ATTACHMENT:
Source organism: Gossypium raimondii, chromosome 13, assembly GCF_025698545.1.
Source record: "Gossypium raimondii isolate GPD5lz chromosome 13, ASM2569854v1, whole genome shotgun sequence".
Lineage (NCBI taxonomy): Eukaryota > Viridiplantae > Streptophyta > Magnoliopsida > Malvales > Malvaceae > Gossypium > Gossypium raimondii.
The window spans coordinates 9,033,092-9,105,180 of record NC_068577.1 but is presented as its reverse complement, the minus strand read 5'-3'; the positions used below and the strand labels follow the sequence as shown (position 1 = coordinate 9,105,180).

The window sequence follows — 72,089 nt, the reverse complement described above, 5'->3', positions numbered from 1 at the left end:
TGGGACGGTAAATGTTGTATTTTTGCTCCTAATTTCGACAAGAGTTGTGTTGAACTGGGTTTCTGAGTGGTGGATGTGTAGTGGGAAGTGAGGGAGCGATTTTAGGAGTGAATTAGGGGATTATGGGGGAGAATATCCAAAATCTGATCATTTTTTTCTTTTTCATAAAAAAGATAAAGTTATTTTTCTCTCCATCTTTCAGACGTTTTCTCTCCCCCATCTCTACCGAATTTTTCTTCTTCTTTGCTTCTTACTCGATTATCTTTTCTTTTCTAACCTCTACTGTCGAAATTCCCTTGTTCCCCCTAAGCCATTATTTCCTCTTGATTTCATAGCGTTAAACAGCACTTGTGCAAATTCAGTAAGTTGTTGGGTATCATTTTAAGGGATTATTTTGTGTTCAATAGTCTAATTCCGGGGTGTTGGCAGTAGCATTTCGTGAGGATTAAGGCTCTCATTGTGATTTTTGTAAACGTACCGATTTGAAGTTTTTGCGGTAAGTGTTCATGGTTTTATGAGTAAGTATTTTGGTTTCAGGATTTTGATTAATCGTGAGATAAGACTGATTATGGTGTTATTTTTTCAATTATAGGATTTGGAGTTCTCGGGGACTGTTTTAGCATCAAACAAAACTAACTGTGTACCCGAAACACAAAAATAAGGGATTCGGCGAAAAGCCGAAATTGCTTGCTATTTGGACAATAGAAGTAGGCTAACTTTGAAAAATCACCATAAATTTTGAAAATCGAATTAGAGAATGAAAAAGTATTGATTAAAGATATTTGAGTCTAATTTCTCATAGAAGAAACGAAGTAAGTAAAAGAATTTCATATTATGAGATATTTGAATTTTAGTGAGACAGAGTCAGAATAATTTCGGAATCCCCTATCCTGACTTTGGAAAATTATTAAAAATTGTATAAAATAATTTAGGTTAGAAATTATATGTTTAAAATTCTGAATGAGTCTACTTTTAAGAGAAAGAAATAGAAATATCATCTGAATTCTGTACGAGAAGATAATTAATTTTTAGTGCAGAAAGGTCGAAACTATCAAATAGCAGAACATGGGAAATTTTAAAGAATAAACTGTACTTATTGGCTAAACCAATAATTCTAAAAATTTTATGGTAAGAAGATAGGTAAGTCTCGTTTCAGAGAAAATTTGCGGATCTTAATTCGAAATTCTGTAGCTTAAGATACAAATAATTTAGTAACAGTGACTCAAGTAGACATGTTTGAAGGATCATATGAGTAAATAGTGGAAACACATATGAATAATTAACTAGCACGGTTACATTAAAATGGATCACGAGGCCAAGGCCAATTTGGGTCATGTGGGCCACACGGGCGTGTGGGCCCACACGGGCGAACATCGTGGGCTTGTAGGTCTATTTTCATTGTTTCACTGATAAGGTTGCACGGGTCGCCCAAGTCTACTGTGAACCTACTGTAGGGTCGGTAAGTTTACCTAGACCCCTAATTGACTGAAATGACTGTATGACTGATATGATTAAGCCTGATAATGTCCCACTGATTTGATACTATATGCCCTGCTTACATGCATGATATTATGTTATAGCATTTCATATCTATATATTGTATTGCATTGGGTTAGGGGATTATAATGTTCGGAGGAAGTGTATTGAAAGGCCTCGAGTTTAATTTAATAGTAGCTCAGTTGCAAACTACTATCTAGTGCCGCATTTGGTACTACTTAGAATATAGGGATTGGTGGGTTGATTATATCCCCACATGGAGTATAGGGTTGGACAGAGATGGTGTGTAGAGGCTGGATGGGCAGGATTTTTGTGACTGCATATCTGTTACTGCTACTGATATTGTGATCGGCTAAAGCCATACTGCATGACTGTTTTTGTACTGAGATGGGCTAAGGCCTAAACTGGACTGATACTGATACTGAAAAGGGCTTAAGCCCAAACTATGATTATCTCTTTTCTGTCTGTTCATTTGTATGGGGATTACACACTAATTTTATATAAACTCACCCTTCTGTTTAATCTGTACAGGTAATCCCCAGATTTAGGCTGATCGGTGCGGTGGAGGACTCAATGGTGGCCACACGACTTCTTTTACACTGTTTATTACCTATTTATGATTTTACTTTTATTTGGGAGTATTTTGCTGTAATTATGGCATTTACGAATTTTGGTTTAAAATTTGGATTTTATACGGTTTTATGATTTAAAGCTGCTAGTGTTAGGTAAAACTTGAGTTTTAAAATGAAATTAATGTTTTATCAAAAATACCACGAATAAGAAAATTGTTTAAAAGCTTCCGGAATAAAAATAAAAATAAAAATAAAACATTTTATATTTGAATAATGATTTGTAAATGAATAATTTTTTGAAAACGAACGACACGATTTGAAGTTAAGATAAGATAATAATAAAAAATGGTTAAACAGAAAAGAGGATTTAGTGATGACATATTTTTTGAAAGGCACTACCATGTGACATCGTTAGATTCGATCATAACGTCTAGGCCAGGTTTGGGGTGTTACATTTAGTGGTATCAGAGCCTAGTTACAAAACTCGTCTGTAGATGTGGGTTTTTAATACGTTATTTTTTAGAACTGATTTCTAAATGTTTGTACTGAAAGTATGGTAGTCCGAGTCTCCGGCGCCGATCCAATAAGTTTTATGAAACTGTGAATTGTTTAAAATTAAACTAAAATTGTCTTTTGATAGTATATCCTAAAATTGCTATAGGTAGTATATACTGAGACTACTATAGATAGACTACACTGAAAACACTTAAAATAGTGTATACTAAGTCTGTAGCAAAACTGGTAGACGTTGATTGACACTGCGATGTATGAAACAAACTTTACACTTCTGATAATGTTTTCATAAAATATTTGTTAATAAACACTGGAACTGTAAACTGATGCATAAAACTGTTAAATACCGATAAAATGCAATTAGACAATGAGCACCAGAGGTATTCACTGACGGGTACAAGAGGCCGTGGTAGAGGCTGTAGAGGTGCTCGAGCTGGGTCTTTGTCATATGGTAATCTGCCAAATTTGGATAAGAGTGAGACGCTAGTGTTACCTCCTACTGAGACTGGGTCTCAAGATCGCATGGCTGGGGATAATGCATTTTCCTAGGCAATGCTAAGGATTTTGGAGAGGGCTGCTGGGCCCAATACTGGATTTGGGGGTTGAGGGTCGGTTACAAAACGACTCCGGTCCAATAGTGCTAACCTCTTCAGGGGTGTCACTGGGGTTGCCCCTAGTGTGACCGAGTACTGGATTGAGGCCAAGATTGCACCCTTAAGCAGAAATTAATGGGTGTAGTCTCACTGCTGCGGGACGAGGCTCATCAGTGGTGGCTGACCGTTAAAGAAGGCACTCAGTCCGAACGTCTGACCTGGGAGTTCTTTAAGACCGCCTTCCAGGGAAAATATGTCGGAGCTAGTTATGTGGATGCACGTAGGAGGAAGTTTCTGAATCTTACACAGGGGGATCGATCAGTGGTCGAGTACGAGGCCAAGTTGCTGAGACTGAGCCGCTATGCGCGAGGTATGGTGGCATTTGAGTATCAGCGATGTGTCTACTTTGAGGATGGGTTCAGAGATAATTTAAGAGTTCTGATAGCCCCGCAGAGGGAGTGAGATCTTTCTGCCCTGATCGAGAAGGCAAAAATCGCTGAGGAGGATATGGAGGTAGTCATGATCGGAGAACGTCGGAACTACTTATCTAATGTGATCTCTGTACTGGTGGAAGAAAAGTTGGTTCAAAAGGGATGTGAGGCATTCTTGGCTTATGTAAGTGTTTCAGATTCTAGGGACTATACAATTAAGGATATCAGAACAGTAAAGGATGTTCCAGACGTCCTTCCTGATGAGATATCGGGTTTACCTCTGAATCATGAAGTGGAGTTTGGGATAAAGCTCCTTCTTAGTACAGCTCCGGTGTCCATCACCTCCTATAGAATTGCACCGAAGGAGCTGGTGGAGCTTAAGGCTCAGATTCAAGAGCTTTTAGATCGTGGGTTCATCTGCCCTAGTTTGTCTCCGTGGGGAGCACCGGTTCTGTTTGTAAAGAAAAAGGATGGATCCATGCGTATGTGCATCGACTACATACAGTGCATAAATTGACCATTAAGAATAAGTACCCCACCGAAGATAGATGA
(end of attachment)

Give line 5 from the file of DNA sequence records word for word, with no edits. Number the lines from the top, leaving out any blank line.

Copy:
The window sequence follows — 72,089 nt, the reverse complement described above, 5'->3', positions numbered from 1 at the left end: